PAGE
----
Is there any reason why many websites - including very mainstream ones such as microsoft.com and sourceforge.net - show a page with "Your download will start in 10 seconds; if you don't want to wait you can use this direct link" instead of simply starting the download?

Do they simply not know any better? What's especially strange is that this is even extra work to implement!

I find it extremely annoying but since like I said many very mainstream websites do it maybe there is something I am missing.

  • 8
    – ICR
    Nov 13, 2011 at 17:27
  • 4
    I bet it's more or less a Dark Pattern, taking advantage of your captive audience to display ads. It's especially noticeable (and obviously marketing related) on download sites like Mega Upload that are mostly add supported.
    – Ben Brocka
    Nov 13, 2011 at 18:10
  • 2
    Direct download sites usually have waiting times around 60 seconds (not 5 or 10) and hide the download link during this time. Regular sites usually display the link the whole time.
    – Gala
    Nov 13, 2011 at 21:45
  • 1
    @GaëlLaurans true, most sites offering downloads like Cnet aren't nearly as intent on frustrating you, but the extra "page" view does at the very least amount to one more ad view per transaction, and potentially more click throughs. Direct download sites usually have a malicious intent to make free downloads as agonizing as possible.
    – Ben Brocka
    Nov 14, 2011 at 0:45
  • 1
    Its not all about advertising, some of it is to do with popup blockers too. In the case of microsoft, the "your download should start" page is normally filled with instructions should something go wrong, like a pop up blocker blocking the download. The direct link allows you to overcome this without changing your settings.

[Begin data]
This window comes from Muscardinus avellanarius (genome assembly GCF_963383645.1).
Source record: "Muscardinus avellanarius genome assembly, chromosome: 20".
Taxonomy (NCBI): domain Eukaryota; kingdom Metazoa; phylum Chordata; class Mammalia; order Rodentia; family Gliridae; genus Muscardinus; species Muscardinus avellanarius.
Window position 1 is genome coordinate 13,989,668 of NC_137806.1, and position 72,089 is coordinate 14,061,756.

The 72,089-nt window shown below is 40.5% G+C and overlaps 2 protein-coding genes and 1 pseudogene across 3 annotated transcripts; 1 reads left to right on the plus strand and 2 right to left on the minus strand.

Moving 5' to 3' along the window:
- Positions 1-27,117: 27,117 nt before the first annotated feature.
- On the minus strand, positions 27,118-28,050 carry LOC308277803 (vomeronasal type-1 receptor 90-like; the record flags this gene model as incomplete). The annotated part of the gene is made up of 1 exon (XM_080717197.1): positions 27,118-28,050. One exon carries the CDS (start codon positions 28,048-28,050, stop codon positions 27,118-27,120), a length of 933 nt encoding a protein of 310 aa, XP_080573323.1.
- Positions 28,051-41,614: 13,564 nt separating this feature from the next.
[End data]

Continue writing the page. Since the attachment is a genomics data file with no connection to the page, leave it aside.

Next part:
– Mauro
    Nov 14, 2011 at 11:26

11 Answers 11

  1. Probably because they want you to read an ad while they have you as a captive audience.

  2. It gives you a chance to back out before anything starts, in case you realise you're in the wrong place.

Of course reason two might be touted as the official line while reason one is the real marketing plan.

  • 1
    I hadn't even thought of ads in this case, but I always have adblock.
    – Ben Brocka
    Nov 13, 2011 at 17:31
  • 3
    ads, a list of other services, a message from a sponsor - whatever. You've invested time in finding the download, it's going to start automatically (hopefully), you should just sit back and watch the fruits of your labour download, you are indeed a captive audience for a few seconds. Nov 13, 2011 at 20:11
  • 1
    I think some of the large file download sites (megaupload etc) give you a delay in downloading if you're only a free customer, but you get immediate downloads if you're a paying customer. Kind of as an incentive to become a payed-up member.
    – JonW
    Nov 16, 2011 at 11:01
  • 1
    @JonW that's not quite the same as this though, megaupload and such make it painful to use their services free. This is a much less pronounced delay and less clearly malicious.
    – Ben Brocka
    Nov 18, 2011 at 21:07

I always thought this was a legacy pattern to account for older browsers that were unable to trigger an asynchronous download of a file.

By asking a user to download only if their browser has not started the download automatically developers could cover both type of browser.

However, it is likely this has since been hijacked by marketing for tracking / ad purposes.

  • 3
    I believe historically, this is the case. The form was "download should start in n seconds, click here if it doesn't". Because people are used to this, it has got hijacked for ad marketing. Nov 19, 2011 at 17:24

The download page is great way to keep track downloads.

I've created websites that use the "download will start in X seconds". I want to keep track of download stats. By adding a redirect, I can guarantee that I'll be able to have a record of the transaction.

The download page also prevents hot-linking. If I just had a link to the file, then third parties could hot-link to the file and users wouldn't know where it was coming from. Depending on my setup (I often serve files from S3, which has a very complicated logging system), I might not even know how many people attempted to download the file.